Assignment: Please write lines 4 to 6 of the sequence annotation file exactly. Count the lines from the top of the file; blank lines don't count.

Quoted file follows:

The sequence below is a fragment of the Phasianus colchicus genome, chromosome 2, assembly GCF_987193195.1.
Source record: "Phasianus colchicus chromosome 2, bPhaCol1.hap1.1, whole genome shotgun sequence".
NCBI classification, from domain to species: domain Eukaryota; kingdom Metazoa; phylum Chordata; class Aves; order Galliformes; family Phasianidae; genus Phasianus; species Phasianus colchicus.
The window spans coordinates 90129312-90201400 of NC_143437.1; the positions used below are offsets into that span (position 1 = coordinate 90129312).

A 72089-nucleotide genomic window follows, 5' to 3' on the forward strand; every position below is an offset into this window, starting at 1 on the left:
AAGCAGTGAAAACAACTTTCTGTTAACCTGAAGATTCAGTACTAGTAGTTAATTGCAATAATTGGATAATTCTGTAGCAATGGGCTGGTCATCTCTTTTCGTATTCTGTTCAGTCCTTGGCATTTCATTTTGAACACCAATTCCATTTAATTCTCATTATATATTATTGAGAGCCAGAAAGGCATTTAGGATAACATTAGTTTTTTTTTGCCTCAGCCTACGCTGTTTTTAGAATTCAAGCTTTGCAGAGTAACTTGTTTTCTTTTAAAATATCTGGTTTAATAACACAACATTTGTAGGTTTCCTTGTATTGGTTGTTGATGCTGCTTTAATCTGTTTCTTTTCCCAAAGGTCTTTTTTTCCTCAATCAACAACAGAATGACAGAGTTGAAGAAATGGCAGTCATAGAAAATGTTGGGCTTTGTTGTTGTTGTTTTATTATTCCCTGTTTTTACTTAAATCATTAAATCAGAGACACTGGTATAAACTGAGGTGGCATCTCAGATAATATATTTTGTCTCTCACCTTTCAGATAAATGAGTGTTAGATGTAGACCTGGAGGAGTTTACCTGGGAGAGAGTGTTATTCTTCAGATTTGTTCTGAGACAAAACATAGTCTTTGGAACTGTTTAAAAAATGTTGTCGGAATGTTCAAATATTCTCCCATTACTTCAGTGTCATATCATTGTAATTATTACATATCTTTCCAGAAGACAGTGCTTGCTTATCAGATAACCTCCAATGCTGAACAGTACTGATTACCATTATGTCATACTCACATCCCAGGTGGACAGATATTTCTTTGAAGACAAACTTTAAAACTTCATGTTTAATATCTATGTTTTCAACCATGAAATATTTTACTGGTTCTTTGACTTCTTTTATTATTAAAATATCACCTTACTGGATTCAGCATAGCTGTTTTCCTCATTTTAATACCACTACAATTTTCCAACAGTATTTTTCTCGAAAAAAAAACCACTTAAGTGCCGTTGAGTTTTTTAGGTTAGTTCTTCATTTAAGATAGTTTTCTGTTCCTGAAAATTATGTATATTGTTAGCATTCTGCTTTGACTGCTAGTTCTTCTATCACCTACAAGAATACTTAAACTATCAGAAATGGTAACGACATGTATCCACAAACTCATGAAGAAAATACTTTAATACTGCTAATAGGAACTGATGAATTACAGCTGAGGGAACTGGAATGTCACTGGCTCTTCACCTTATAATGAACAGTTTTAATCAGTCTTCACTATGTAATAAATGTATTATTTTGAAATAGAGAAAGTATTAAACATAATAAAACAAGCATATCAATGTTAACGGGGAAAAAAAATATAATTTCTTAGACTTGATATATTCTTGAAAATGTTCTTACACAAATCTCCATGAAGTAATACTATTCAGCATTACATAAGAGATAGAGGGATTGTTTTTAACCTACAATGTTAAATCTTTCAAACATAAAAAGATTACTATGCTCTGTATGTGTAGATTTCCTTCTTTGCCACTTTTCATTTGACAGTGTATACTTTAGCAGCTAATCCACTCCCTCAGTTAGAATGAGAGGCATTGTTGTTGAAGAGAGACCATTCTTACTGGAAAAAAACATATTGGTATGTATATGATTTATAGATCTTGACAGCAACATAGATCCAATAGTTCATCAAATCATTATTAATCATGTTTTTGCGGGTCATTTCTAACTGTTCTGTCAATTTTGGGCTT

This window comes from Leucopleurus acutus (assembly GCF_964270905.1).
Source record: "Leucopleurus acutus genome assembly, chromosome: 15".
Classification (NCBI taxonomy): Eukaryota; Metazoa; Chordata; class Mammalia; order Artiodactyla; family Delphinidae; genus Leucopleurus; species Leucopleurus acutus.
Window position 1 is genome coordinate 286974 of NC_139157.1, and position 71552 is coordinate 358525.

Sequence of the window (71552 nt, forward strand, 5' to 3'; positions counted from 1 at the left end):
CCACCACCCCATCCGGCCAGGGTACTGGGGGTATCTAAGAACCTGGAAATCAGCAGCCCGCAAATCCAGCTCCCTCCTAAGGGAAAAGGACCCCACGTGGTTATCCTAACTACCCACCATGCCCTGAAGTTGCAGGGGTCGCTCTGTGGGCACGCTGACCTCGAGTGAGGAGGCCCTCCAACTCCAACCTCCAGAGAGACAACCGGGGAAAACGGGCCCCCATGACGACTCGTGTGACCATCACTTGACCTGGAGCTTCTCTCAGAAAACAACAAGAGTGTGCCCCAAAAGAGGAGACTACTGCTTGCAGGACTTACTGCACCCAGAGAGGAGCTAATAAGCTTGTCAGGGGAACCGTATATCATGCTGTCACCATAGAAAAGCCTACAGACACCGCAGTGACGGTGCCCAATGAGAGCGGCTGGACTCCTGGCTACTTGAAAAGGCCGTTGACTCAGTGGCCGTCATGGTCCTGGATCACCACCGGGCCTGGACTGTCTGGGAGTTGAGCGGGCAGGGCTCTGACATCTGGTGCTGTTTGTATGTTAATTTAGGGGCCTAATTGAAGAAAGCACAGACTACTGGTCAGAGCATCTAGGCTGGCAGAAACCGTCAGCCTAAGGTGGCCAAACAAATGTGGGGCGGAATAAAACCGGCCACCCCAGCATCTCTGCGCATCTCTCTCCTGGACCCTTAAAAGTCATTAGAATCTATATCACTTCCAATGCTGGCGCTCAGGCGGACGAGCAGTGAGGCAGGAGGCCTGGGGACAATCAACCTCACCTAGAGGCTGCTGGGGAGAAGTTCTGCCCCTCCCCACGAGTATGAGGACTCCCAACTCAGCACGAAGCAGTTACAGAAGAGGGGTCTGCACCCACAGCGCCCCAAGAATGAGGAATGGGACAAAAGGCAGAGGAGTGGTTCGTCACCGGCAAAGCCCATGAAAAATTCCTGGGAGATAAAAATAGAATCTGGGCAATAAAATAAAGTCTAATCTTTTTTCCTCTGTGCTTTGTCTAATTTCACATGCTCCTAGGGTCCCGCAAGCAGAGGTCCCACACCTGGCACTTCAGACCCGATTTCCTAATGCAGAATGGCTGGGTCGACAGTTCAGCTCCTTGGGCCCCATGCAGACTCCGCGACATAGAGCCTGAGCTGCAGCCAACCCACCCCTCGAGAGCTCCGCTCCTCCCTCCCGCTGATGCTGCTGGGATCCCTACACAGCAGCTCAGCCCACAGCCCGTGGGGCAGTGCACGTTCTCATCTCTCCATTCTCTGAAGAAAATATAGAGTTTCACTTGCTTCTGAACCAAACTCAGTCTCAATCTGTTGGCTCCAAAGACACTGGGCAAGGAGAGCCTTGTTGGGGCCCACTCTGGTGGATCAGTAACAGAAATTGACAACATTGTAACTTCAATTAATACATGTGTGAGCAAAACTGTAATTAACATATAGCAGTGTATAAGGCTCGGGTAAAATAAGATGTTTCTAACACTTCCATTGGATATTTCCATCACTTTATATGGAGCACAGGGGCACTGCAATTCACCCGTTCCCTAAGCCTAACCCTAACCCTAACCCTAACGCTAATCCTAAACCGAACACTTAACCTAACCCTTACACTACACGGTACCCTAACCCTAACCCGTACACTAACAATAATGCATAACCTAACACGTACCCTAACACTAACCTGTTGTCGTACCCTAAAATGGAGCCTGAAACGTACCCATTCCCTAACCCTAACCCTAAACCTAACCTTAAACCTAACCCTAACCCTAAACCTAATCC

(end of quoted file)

The window spans coordinates 90129312-90201400 of NC_143437.1; the positions used below are offsets into that span (position 1 = coordinate 90129312).

A 72089-nucleotide genomic window follows, 5' to 3' on the forward strand; every position below is an offset into this window, starting at 1 on the left:
AAGCAGTGAAAACAACTTTCTGTTAACCTGAAGATTCAGTACTAGTAGTTAATTGCAATAATTGGATAATTCTGTAGCAATGGGCTGGTCATCTCTTTTCGTATTCTGTTCAGTCCTTGGCATTTCATTTTGAACACCAATTCCATTTAATTCTCATTATATATTATTGAGAGCCAGAAAGGCATTTAGGATAACATTAGTTTTTTTTTGCCTCAGCCTACGCTGTTTTTAGAATTCAAGCTTTGCAGAGTAACTTGTTTTCTTTTAAAATATCTGGTTTAATAACACAACATTTGTAGGTTTCCTTGTATTGGTTGTTGATGCTGCTTTAATCTGTTTCTTTTCCCAAAGGTCTTTTTTTCCTCAATCAACAACAGAATGACAGAGTTGAAGAAATGGCAGTCATAGAAAATGTTGGGCTTTGTTGTTGTTGTTTTATTATTCCCTGTTTTTACTTAAATCATTAAATCAGAGACACTGGTATAAACTGAGGTGGCATCTCAGATAATATATTTTGTCTCTCACCTTTCAGATAAATGAGTGTTAGATGTAGACCTGGAGGAGTTTACCTGGGAGAGAGTGTTATTCTTCAGATTTGTTCTGAGACAAAACATAGTCTTTGGAACTGTTTAAAAAATGTTGTCGGAATGTTCAAATATTCTCCCATTACTTCAGTGTCATATCATTGTAATTATTACATATCTTTCCAGAAGACAGTGCTTGCTTATCAGATAACCTCCAATGCTGAACAGTACTGATTACCATTATGTCATACTCACATCCCAGGTGGACAGATATTTCTTTGAAGACAAACTTTAAAACTTCATGTTTAATATCTATGTTTTCAACCATGAAATATTTTACTGGTTCTTTGACTTCTTTTATTATTAAAATATCACCTTACTGGATTCAGCATAGCTGTTTTCCTCATTTTAATACCACTACAATTTTCCAACAGTATTTTTCTCGAAAAAAAAACCACTTAAGTGCCGTTGAGTTTTTTAGGTTAGTTCTTCATTTAAGATAGTTTTCTGTTCCTGAAAATTATGTATATTGTTAGCATTCTGCTTTGACTGCTAGTTCTTCTATCACCTACAAGAATACTTAAACTATCAGAAATGGTAACGACATGTATCCACAAACTCATGAAGAAAATACTTTAATACTGCTAATAGGAACTGATGAATTACAGCTGAGGGAACTGGAATGTCACTGGCTCTTCACCTTATAATGAACAGTTTTAATCAGTCTTCACTATGTAATAAATGTATTATTTTGAAATAGAGAAAGTATTAAACATAATAAAACAAGCATATCAATGTTAACGGGGAAAAAAAATATAATTTCTTAGACTTGATATATTCTTGAAAATGTTCTTACACAAATCTCCATGAAGTAATACTATTCAGCATTACATAAGAGATAGAGGGATTGTTTTTAACCTACAATGTTAAATCTTTCAAACATAAAAAGATTACTATGCTCTGTATGTGTAGATTTCCTTCTTTGCCACTTTTCATTTGACAGTGTATACTTTAGCAGCTAATCCACTCCCTCAGTTAGAATGAGAGGCATTGTTGTTGAAGAGAGACCATTCTTACTGGAAAAAAACATATTGGTATGTATATGATTTATAGATCTTGACAGCAACATAGATCCAATAGTTCATCAAATCATTATTAATCATGTTTTTGCGGGTCATTTCTAACTGTTCTGTCAATTTTGGGCTT